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Fact Debate Brief Introduction Crime doesn’t pay; it should be punished. Even since childhood, a slap on the hand has prevented possible criminals from ever committing the same offense; whether it was successful or not depended on how much that child wanted that cookie. While a slap on the wrist might or might not be an effective deterrent, the same can be said about the death penalty. Every day, somewhere in the world, a criminal is stopped permanently from committing any future costs, but this is by the means of the death. While effective in stopping one person permanently, it does nothing about the crime world as a whole. While it is necessary to end the career of a criminal, no matter what his or her crime is, we must not end it by taking a life. Through this paper, the death penalty will be proven ineffective at deterring crime by use of other environmental factors. Definition: The death penalty is defined as the universal punishment of death as legally applied by a fair court system. It is important for it to be a fair legal system, as not to confuse it with genocide, mob mentality, or any other ruling without trial. Claim 1: Use of the death penalty is in decline Ground 1: According to the book The Death Penalty: A Worldwide Perspective by Roger Hood and Carolyn Hoyle, published Dec. 8th, 2014, the Oxford professors in criminology say “As in most of the rest of the world, the death penalty in the US is in decline and distributed unevenly in frequency of use” even addressing that, as of April 2014, 18 states no longer have a death penalty, and even Oregon and Washington are considering removing their death penalty laws. Furthermore, in 2013, only 9 of these states still retaining the death penalty actually executed someone. Warrant 1: The death penalty can be reinstated at any time, but so far, it hasn’t been. At the same time, more states consider getting rid of it altogether. Therefore, it becomes clear that even states don’t want to be involved with this process showing that this is a disliked process. Claim 2: Even states with death penalty in effect still have high crime rates. Ground 2: With the reports gathered from fbi.gov, lawstreetmedia.com, a website based around political expertise and research determined the ranking of each state based on violent crime, published September 12th, 2014. Of the top ten most violent states, only three of which had the death penalty instituted (Maryland #9, New Mexico #4, Alaska #3). The other seven still had the system in place, and, despite it, still have a high amount of violent crime. On the opposite end of the spectrum, at the bottom ten most violent states, four of which, including the bottom-most states, do not have the death penalty in place. Warrant 2: With this ranking, it literally proves that the death penalty does not deter crime, or that there is a correlation between having the death penalty and having a decrease in the crime rate. Therefore, the idea of death penalty deterring crime is a null term in the sense that there is no, or a flawed connection. Claim 3: Violent crime is decreasing (but not because if the death penalty) Ground 3 A: According to an article published by The Economist, dated July 23rd, 2013, the rate of violent crime is in fact decreasing, but not because of the death penalty, but rather, because we have more police. From 1995 to 2010, policing has increased one-fifth, and with it, a decline in crime rate. In fact, in cities such as Detroit where policing has been cut, an opposite effect, an increase in crime, has been reported. Ground 3 B: An article from the Wall Street Journal, dated May 28th, 2011, also cites a decline in violent, only this time, citing the reason as a correlation with poverty levels. In 2009, at the start of the housing crisis, crime rates also dropped noticeably. Oddly enough, this article points out the belief that unemployment is often associated with crime; instead, the evidence presented is environmental in nature. Warrant 3: Crime rate isn’t deterred by death penalty, but rather, our surroundings. Seeing as how conditions have improved, so has the state of peace. Therefore, it becomes clear that the death penalty is ineffective at deterring crime because other key factors present more possibility for improvement of society. Claim 4: The death penalty is a historically flawed system. Ground 4A: According to the book The Death Penalty: Constitutional Issues, Commentaries, and Case Briefs by Scott Vollum, published in 2005, addresses how the case of the death penalty emerged to where it is today. While the book is now a decade old, it is used for historical context, particularly, in describing the first execution that took place in 1608. While it is true that most of these executions weren’t as well-grounded as the modern ones that take place now, they still had no effect in deterring crime. Why? Because even after America was established and more sane, the death penalty still had to be used because criminals still had violent behaviors. Ground 4B: According to data from Mother Jones, published May 17th, 2013, the reason why the crime rate was so high in the past could possibly be due to yet another environmental factor (affected by change over time), exposure to lead. Since the removal of lead from paint started over a hundred years ago, there has been a decline in homicide. Why is this important? Lead poisoning in child’s brain, if not lethal, can affect development and lead to mental disability, lower IQ, and lack of reasoning. Warrant 4: By examining history as a whole, there is a greater correlation between other factors that have resulted in a decline in violent crime. The decline in the crime rate has been an ongoing process, but has shown a faster decline due to other environmental factors, rather than the instatement of the death penalty. Claim 5: The world’s violent crime rate is changing, but not due to the death penalty. Ground 5A: According to article published by Amnesty USA in March of 2014, the number of executions under the death penalty reported in 2013 had increased by 15%. However, the rate of violent crime in the world has decreased significantly in the last decade. But, Latvia, for example, has permanently banned the death penalty since 2012. In 2014, the country was viewed overall as safe and low in violent crime rate. Ground 5B: However, while it is true that there is a decline in violent crime rate worldwide, The World Bank, April 17, 2013, reports that the rate of global poverty is decreasing. In a similar vein to the US, because wealth is being distributed better and conditions are improving overall, there is a steady decline in crime rate. Warrant 5: By examining the world as a whole, it becomes clear that it doesn’t matter if the death penalty is in place, violent crime will still exist. However, mirroring the US, as simple conditions improve, so does lifestyle. The death penalty does not deter crime in the world, rather a better quality of life is responsible for that. Works Cited “Death Sentences and Executions 2013.” Amnesty International USA. Amnesty USA, 26 Mar. 2014. Web. 15 Mar. 2015. <http://www.amnestyusa.org/research/reports/death-sentences-and-executions-2013>. D. K. “Why Is Crime Falling?” The Economist. The Economist Newspaper, 23 July 2013. Web. 12 Mar. 2015. <http://www.economist.com/blogs/economist-explains/2013/07/economist-explains-16>. Drum, Kevin. “The US Murder Rate Is on Track to Be Lowest in a Century.”Mother Jones. Mother Jones, 17 May 2013. Web. 13 Mar. 2015. <http://www.motherjones.com/kevin-drum/2013/05/us-murder-rate-track-be-lowest-century>. Hood, Roger, and Carolyn Hoyle. The Death Penalty: A Worldwide Perspective. Oxford: Oxford UP, 2002. 45. Print. Rizzo, Kevin. “Slideshow: America’s Safest and Most Dangerous States 2014.”Law Street Media. Law Street TM, 12 Sept. 2014. Web. 12 Mar. 2015. <http://lawstreetmedia.com/blogs/crime/safest-and-most-dangerous-states-2014/#slideshow>. Vollum, Scott. The Death Penalty: Constitutional Issues, Commentaries, and Case Briefs. Newark, NJ: LexisNexis, 2005. 2. Print. Theis, David. “Remarkable Declines in Global Poverty, But Major Challenges Remain.” The World Bank. The World Bank, 17 Apr. 2013. Web. 15 Mar. 2015. <http://www.worldbank.org/en/news/press-release/2013/04/17/remarkable-declines-in-global-poverty-but-major-challenges-remain>. Wilson, James Q. “Hard Times, Fewer Crimes.” WSJ. The Wall Street Journal, 28 May 2011. Web. 13 Mar. 2015. <http://www.wsj.com/articles/SB10001424052702304066504576345553135009870>.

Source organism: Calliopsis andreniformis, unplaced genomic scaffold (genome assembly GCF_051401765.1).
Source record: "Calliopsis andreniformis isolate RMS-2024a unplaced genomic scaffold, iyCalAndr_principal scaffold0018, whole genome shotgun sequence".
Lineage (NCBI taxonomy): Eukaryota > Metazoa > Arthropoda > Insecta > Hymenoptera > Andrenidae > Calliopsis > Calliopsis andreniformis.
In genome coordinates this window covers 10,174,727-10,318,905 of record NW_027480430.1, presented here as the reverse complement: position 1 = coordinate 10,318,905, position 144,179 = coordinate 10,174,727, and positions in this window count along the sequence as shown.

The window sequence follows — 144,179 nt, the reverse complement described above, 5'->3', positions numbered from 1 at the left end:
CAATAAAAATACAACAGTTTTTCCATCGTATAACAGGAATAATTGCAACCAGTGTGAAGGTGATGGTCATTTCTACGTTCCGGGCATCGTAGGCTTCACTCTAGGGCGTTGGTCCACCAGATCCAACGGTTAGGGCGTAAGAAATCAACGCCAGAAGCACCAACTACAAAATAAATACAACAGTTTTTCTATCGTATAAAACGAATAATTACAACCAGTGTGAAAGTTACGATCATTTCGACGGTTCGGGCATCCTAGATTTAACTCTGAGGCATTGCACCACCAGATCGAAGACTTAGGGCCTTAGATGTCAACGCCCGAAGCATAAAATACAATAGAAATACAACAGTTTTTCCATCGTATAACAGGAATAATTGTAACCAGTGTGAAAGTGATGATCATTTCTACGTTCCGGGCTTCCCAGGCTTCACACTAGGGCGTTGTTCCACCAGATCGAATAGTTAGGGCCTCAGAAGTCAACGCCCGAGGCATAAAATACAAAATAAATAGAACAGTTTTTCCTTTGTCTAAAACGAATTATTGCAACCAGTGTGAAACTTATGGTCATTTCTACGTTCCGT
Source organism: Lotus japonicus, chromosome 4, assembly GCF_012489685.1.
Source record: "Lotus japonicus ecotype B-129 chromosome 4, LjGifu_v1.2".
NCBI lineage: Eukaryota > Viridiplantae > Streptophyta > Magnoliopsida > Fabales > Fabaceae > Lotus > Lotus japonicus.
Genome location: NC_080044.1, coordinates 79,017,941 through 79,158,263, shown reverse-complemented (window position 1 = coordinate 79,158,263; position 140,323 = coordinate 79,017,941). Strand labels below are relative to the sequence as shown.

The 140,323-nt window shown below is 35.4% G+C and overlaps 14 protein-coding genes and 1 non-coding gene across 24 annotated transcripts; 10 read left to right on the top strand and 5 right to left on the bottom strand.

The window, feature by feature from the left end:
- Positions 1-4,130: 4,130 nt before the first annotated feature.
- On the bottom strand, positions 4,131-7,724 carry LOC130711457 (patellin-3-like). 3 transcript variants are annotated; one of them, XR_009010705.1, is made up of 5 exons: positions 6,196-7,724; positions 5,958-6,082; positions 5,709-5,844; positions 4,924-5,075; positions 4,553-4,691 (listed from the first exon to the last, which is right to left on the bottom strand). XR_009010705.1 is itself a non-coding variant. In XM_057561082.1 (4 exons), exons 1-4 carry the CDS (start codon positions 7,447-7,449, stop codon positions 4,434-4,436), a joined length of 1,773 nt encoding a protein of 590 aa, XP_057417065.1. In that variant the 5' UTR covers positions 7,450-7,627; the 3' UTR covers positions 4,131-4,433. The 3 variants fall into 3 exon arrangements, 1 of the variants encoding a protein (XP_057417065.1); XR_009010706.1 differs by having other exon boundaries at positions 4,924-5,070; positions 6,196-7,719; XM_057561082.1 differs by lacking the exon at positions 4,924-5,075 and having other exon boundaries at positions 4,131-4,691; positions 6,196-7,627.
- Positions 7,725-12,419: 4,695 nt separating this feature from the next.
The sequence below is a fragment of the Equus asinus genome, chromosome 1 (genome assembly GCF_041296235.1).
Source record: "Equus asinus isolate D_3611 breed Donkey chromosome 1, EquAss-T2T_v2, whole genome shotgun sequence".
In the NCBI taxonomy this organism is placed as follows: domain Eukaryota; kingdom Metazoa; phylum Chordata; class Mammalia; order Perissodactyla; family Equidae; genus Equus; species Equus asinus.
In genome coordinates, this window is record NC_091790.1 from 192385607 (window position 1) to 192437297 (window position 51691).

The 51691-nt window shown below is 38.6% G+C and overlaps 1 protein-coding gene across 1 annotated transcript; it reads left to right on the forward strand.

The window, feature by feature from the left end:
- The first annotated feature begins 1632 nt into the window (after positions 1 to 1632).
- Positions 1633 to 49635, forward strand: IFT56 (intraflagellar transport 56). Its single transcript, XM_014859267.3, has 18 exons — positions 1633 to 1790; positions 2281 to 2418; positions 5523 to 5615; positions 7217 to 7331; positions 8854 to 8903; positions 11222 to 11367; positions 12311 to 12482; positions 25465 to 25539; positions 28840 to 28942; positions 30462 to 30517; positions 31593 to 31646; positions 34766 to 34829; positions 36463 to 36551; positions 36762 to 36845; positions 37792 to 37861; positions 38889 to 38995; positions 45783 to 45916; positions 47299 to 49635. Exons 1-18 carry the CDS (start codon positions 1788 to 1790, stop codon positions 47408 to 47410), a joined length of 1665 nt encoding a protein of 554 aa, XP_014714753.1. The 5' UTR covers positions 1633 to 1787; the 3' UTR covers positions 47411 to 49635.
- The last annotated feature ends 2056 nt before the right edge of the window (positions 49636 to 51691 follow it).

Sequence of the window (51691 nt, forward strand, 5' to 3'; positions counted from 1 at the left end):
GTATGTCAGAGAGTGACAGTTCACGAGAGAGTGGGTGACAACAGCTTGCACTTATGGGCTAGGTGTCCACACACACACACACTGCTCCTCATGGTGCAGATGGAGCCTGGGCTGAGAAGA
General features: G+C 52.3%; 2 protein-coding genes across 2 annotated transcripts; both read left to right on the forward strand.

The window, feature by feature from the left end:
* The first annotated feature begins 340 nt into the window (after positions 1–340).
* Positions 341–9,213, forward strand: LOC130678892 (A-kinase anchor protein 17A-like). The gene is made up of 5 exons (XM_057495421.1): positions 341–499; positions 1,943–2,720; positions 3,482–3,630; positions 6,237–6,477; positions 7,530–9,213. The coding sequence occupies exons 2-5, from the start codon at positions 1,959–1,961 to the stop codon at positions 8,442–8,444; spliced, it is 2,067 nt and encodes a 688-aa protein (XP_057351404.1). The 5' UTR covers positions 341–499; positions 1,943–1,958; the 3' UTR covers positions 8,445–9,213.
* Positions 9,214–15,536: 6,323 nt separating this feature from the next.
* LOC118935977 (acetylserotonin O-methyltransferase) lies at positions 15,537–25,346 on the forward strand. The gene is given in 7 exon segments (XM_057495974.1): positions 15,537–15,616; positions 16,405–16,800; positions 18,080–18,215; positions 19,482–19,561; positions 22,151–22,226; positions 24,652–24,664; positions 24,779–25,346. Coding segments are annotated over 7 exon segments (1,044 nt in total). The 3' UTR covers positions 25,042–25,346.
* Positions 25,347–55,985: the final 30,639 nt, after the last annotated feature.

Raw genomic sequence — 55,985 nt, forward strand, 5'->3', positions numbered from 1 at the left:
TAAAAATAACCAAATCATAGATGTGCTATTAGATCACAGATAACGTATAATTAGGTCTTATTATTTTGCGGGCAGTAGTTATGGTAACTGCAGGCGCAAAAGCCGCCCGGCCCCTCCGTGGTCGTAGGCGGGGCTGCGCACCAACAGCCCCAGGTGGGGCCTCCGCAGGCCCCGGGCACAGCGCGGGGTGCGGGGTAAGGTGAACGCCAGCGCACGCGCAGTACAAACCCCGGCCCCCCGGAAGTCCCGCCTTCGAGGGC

Fact Debate Brief Introduction Crime doesn’t pay; it should be punished. Even since childhood, a slap on the hand has prevented possible criminals from ever committing the same offense; whether it was successful or not depended on how much that child wanted that cookie. While a slap on the wrist might or might not be an effective deterrent, the same can be said about the death penalty. Every day, somewhere in the world, a criminal is stopped permanently from committing any future costs, but this is by the means of the death. While effective in stopping one person permanently, it does nothing about the crime world as a whole. While it is necessary to end the career of a criminal, no matter what his or her crime is, we must not end it by taking a life. Through this paper, the death penalty will be proven ineffective at deterring crime by use of other environmental factors. Definition: The death penalty is defined as the universal punishment of death as legally applied by a fair court system. It is important for it to be a fair legal system, as not to confuse it with genocide, mob mentality, or any other ruling without trial. Claim 1: Use of the death penalty is in decline Ground 1: According to the book The Death Penalty: A Worldwide Perspective by Roger Hood and Carolyn Hoyle, published Dec. 8th, 2014, the Oxford professors in criminology say “As in most of the rest of the world, the death penalty in the US is in decline and distributed unevenly in frequency of use” even addressing that, as of April 2014, 18 states no longer have a death penalty, and even Oregon and Washington are considering removing their death penalty laws. Furthermore, in 2013, only 9 of these states still retaining the death penalty actually executed someone. Warrant 1: The death penalty can be reinstated at any time, but so far, it hasn’t been. At the same time, more states consider getting rid of it altogether. Therefore, it becomes clear that even states don’t want to be involved with this process showing that this is a disliked process. Claim 2: Even states with death penalty in effect still have high crime rates. Ground 2: With the reports gathered from fbi.gov, lawstreetmedia.com, a website based around political expertise and research determined the ranking of each state based on violent crime, published September 12th, 2014. Of the top ten most violent states, only three of which had the death penalty instituted (Maryland #9, New Mexico #4, Alaska #3). The other seven still had the system in place, and, despite it, still have a high amount of violent crime. On the opposite end of the spectrum, at the bottom ten most violent states, four of which, including the bottom-most states, do not have the death penalty in place. Warrant 2: With this ranking, it literally proves that the death penalty does not deter crime, or that there is a correlation between having the death penalty and having a decrease in the crime rate. Therefore, the idea of death penalty deterring crime is a null term in the sense that there is no, or a flawed connection. Claim 3: Violent crime is decreasing (but not because if the death penalty) Ground 3 A: According to an article published by The Economist, dated July 23rd, 2013, the rate of violent crime is in fact decreasing, but not because of the death penalty, but rather, because we have more police. From 1995 to 2010, policing has increased one-fifth, and with it, a decline in crime rate. In fact, in cities such as Detroit where policing has been cut, an opposite effect, an increase in crime, has been reported. Ground 3 B: An article from the Wall Street Journal, dated May 28th, 2011, also cites a decline in violent, only this time, citing the reason as a correlation with poverty levels. In 2009, at the start of the housing crisis, crime rates also dropped noticeably. Oddly enough, this article points out the belief that unemployment is often associated with crime; instead, the evidence presented is environmental in nature. Warrant 3: Crime rate isn’t deterred by death penalty, but rather, our surroundings. Seeing as how conditions have improved, so has the state of peace. Therefore, it becomes clear that the death penalty is ineffective at deterring crime because other key factors present more possibility for improvement of society. Claim 4: The death penalty is a historically flawed system. Ground 4A: According to the book The Death Penalty: Constitutional Issues, Commentaries, and Case Briefs by Scott Vollum, published in 2005, addresses how the case of the death penalty emerged to where it is today. While the book is now a decade old, it is used for historical context, particularly, in describing the first execution that took place in 1608. While it is true that most of these executions weren’t as well-grounded as the modern ones that take place now, they still had no effect in deterring crime. Why? Because even after America was established and more sane, the death penalty still had to be used because criminals still had violent behaviors. Ground 4B: According to data from Mother Jones, published May 17th, 2013, the reason why the crime rate was so high in the past could possibly be due to yet another environmental factor (affected by change over time), exposure to lead. Since the removal of lead from paint started over a hundred years ago, there has been a decline in homicide. Why is this important? Lead poisoning in child’s brain, if not lethal, can affect development and lead to mental disability, lower IQ, and lack of reasoning. Warrant 4: By examining history as a whole, there is a greater correlation between other factors that have resulted in a decline in violent crime. The decline in the crime rate has been an ongoing process, but has shown a faster decline due to other environmental factors, rather than the instatement of the death penalty. Claim 5: The world’s violent crime rate is changing, but not due to the death penalty. Ground 5A: According to article published by Amnesty USA in March of 2014, the number of executions under the death penalty reported in 2013 had increased by 15%. However, the rate of violent crime in the world has decreased significantly in the last decade. But, Latvia, for example, has permanently banned the death penalty since 2012. In 2014, the country was viewed overall as safe and low in violent crime rate. Ground 5B: However, while it is true that there is a decline in violent crime rate worldwide, The World Bank, April 17, 2013, reports that the rate of global poverty is decreasing. In a similar vein to the US, because wealth is being distributed better and conditions are improving overall, there is a steady decline in crime rate. Warrant 5: By examining the world as a whole, it becomes clear that it doesn’t matter if the death penalty is in place, violent crime will still exist. However, mirroring the US, as simple conditions improve, so does lifestyle. The death penalty does not deter crime in the world, rather a better quality of life is responsible for that. Works Cited “Death Sentences and Executions 2013.” Amnesty International USA. Amnesty USA, 26 Mar. 2014. Web. 15 Mar. 2015. . D. K. “Why Is Crime Falling?” The Economist. The Economist Newspaper, 23 July 2013. Web. 12 Mar. 2015. . Drum, Kevin. “The US Murder Rate Is on Track to Be Lowest in a Century.”Mother Jones. Mother Jones, 17 May 2013. Web. 13 Mar. 2015. . Hood, Roger, and Carolyn Hoyle. The Death Penalty: A Worldwide Perspective. Oxford: Oxford UP, 2002. 45. Print. Rizzo, Kevin. “Slideshow: America’s Safest and Most Dangerous States 2014.”Law Street Media. Law Street TM, 12 Sept. 2014. Web. 12 Mar. 2015. . Vollum, Scott. The Death Penalty: Constitutional Issues, Commentaries, and Case Briefs. Newark, NJ: LexisNexis, 2005. 2. Print. Theis, David. “Remarkable Declines in Global Poverty, But Major Challenges Remain.” The World Bank. The World Bank, 17 Apr. 2013. Web. 15 Mar. 2015. . Wilson, James Q. “Hard Times, Fewer Crimes.” WSJ. The Wall Street Journal, 28 May 2011. Web. 13 Mar. 2015. .